By Isabel Eva Bohrer (Madrid)
In her book The See-saw: 100 Ideas for Work-Life Balance, Julia Hobsbawn speaks from experience. As a working mother with five young children and a young business, Hobsbawn had spent had spent a long time working extremely hard on finding her priorities and her own work-life balance. “I realized that the metaphor I came back to in my mind was one of a see-saw, constantly having ups and downs,” she recalls. “And I couldn’t find a book which expressed in the words of women like me but also some men, what this time feels like, in which we have everything but are also so overloaded we often feel empty of power or opportunity,” she adds.
The result is a practical, upbeat book that addresses a critical issue in today’s society. While some people still refer to it as “work-life balance,” others have begun using phrases like “work-life effectiveness” and “work life fit.” New York University sociologist Dalton Conley has coined a further term called the “weisure” principle, which underlines the blurring of the line between work and leisure. According to Conley, the 24-7 life of “weisure” is the next step in the evolving work-life culture.
Regardless of the terminology, however, what remains true is that work-life issues are a challenge for many people, men and women alike. As Hobsbawn notes, “what matters in the end is not the language – it is the meaning of our actions.” She herself prefers words like “efficiency” and “fitness” because they describe a positive work-life balance. But how exactly do we achieve a successful work-life balance?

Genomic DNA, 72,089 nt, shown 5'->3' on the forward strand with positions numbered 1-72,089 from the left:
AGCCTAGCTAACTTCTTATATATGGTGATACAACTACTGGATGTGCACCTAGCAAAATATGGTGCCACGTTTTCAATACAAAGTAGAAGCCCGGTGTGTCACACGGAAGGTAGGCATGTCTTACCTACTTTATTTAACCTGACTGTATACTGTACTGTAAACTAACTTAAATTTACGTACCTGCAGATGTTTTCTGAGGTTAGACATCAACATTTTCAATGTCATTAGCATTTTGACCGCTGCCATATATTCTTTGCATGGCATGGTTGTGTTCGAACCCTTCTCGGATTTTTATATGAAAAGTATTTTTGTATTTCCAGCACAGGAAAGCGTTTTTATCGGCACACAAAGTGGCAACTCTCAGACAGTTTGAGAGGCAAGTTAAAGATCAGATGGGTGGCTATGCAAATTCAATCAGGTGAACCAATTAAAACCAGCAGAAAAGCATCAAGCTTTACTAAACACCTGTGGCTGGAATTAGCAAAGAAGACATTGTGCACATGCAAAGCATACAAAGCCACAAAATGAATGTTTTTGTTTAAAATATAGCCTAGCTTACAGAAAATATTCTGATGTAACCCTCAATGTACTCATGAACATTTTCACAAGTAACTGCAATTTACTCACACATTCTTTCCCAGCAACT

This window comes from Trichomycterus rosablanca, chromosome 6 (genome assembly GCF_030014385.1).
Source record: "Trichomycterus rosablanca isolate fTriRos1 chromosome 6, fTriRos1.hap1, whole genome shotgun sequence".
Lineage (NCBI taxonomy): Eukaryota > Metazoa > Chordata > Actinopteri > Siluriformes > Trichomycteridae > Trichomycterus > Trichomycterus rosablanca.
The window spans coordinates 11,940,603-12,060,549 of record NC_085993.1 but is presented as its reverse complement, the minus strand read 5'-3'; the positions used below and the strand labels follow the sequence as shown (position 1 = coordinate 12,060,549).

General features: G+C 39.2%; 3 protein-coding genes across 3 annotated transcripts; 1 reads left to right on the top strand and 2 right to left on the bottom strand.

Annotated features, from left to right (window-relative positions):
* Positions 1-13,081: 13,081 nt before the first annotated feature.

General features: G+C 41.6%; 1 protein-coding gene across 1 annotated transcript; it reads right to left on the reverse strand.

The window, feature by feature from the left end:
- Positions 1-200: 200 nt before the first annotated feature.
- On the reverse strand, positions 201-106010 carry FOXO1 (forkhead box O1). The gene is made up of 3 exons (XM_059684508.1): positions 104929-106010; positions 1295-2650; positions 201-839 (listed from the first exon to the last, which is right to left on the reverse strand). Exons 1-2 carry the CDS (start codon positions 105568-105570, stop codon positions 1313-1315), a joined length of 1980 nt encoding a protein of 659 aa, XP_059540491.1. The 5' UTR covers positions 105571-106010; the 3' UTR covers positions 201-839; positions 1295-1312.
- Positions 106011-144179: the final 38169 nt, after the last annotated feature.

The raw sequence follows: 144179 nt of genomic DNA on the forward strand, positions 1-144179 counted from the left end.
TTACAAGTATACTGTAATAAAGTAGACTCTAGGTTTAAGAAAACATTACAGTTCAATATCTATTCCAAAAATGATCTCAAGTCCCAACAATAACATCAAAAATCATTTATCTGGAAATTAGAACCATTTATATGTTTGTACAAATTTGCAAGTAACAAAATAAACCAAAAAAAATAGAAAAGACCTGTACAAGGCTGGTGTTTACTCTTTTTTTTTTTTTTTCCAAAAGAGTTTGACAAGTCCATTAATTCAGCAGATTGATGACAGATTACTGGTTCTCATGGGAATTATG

The Importance of Positivity
In our modern society, it is all too common to regard work-life balance as a problem. However, instead of seeing it as an impediment to success and happiness, Hobsbawn tells us that the “first thing is to regard it as a positive set of options which need very careful planning and managing is key. Having an abundance of opportunities is to be celebrated,” she stresses.
With work taking over what would normally have been leisure time, it is common for both men and women to feel overwhelmed. According to Hobsbawm, “one of the ways of managing is to identify clearly when to stop, when to say no, when to put oneself as an individual at the heart of our decision making even if that feels selfish.”
But learning how to say no may take time. Many people are afraid of that two-letter word, explains William Ury, author of The Power of a Positive No. “We’re afraid of not being liked, not being accepted,” he says. “We’re afraid of hurting a relationship or losing a deal.” Business owners and independent consultants may find it especially difficult to turn down new projects or clients. Start by identifying why you always say yes, advises Hannah Clark in her recent Forbes article “Getting To No.” Once you have overcome your initial automatic response to say “yes,” the key to saying “no” is to be polite but direct, according to Clark.
Focusing on Yourself
In conjunction with saying no, another key is to focus on yourself. “Finding time and the courage to focus on yourself amidst the maelstrom of everything else is a strength, not a weakness,” explains Hobsbawn. Her words call to mind a recent article in the New York Times titled “Who’s Your Boss, You or Your Gadget?” With this question, author Mickey Meece addresses the core of today’s technologically dominated society. By turning off your BlackBerry, you can focus on yourself. Laurie Lopez, a manager at Winter, Wyman HR Contract Solutions in Boston, even advises fellow employees on how to make a successful pitch for a non-traditional workweek: (1) determine how your proposed schedule will improve your life at home and at work, (2) research your company to determine what’s been done for others and what might be possible for you, (3) develop a detailed plan and put it in writing.
The Role of the Employer
Last but not least, your employer can help, too. Both companies and unions can further the debate and practice of work-life balance. Deloitte, for example, just started a corporate blog 18 months ago to help publicize the ways some executives successfully integrate their personal and professional lives.
Ultimately, both your employer and you will profit. “If you are focused and fresh you will do a better job,” says Hobsbawn. “You will live better.”